Category Archives: Essay

Organic Outreach: Subtle Strategies for Liaison Librarians

By Elliot Brandow
Senior Digital Scholarship Librarian/Bibliographer for History
Boston College

As my manager prepared me to meet with the Music Department faculty in my role as their new liaison, we reviewed the department’s potential needs. We discussed the outreach efforts of my predecessor and our hopes for connecting the department to the library priorities of instruction and new media collection development policies. I felt ready as I joined the faculty meeting that afternoon. Talking points in hand, I sat down. Then they told me, “So, what we really need is ear training software. Can we get some?” Um, sure. Let me just check on that for you…

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Creativity at the Edge: Cutting Back on Library Services during Hard Times

By Amanda Moeller and Julie Gilbert
Gustavus Adolphus College

Introduction

In a service profession like librarianship, it can be difficult to conceive of ever saying no. We are in the business of helping people, after all. The very notion of saying no to our users may cause a spike of fear: if we say no, will people stop seeking our services? Will they stop seeing us as useful and helpful? Of course, circumstances sometimes arise that make it necessary for us to say no to taking on additional tasks and initiatives. Conditions might unfold in our personal lives that require us to step back for a time, or we may already be working at capacity and unable to take on anything new. We might say no after concluding that we simply do not have the time or energy to add more to our plates. Or we might realize that a new task does not fit within our priorities and we let it go. In these situations, we hope our colleagues are positioned to assist with the work or that the tasks are not essential and can be tabled for now.[i]

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Learning and the Arts: Library as Creative Partner

Laurie Alexander, Beau David Case, Annette Haines, Linda Knox, Linda Knox, and Carrie Luke
University of Michigan

Students, scientists, dancers, performers, professors, renowned authors and poets, researchers, administrators, activists, and librarians—what do they have in common? They bring perspectives and vision to the conversation about how the arts inform, enable, and advance who we are today and where we directionally aspire to be. This past March, the University of Michigan (U-M) invited these voices to come together for the inaugural UpstArt festival (http://arts.umich.edu/upstartfest/) to celebrate the arts in scholarship. The results were both expected and unexpected, showcasing the predominant and pervasive role of the arts, illuminating various responses to recent challenges in higher education, emphasizing the specific aspirations of our university, demonstrating the importance of the creative process in learning, and, most interestingly, illustrating how library partnerships enable discovery, collaboration, and learning.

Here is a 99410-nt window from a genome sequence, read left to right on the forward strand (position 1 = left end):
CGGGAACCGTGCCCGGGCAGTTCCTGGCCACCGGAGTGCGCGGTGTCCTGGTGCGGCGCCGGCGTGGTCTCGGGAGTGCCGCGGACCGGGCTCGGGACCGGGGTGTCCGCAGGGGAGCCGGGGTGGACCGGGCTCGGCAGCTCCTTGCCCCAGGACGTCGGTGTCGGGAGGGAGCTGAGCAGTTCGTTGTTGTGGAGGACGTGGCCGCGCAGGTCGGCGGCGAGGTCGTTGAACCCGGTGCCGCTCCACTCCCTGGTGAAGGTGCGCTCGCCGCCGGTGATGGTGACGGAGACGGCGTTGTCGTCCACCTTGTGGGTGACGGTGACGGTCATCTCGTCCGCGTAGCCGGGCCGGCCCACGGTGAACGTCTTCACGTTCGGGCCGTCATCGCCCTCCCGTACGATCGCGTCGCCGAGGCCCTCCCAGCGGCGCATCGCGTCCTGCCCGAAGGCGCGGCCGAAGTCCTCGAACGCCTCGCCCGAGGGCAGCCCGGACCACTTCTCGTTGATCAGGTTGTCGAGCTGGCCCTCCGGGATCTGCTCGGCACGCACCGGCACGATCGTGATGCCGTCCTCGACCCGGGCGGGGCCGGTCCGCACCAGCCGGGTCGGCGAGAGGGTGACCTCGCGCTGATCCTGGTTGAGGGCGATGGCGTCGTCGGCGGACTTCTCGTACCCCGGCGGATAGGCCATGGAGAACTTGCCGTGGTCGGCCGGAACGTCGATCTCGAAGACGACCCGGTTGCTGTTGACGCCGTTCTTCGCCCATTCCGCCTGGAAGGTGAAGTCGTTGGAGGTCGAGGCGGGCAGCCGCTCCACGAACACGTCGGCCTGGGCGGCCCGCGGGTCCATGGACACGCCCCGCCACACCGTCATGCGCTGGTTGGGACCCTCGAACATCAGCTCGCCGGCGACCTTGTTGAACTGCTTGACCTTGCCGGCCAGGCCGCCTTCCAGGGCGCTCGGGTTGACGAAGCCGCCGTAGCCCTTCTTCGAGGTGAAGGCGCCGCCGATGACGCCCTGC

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Supporting Transgender Individuals in Libraries: Developing Responsive Policies

Alejandro Marquez
Instruction/Reference Librarian
Fort Lewis College

One of the American Library Association’s Core Values of Librarianship is diversity. The document states: “We value our nation’s diversity and strive to reflect that diversity by providing a full spectrum of resources and services to the communities we serve” (American Library Association). The library welcomes individuals from many different walks of life ethnic and racial backgrounds, young and old, and different sexual orientations. As members of society have gotten to know gay and lesbian individuals, one segment that people typically know little about is transgender individuals. A recent national survey of about 2,000 people by the Public Religion Research Institute found that thirty percent of Americans did not know how to define the term “transgender.”

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Marketing Your Library’s Brand on a Shoestring Budget

Bethany Messersmith
Information Literacy Librarian/College Liaison
Southwest Baptist University Libraries

Television is fraught with advertising promoting one trademarked brand or another – from insurance commercials by Progressive, GEICO, and State Farm to food commercials for ACTIVIA, Ocean Spray, and Jimmy Dean. These companies spend exorbitant amounts of money annually, in an effort to deliver a brand that is familiar to consumers and instills confidence in purchasing a time-tested product. According to an online survey of academic libraries on outreach efforts a few years ago, survey data revealed that the size of one’s academic library does not necessarily dictate the budget available for outreach (Carter & Seaman 167). Although many libraries do not have the financial means to engage in branding efforts comparable to the for-profit sector, most can capitalize on readily available resources to develop and market a brand that resonates with library users.

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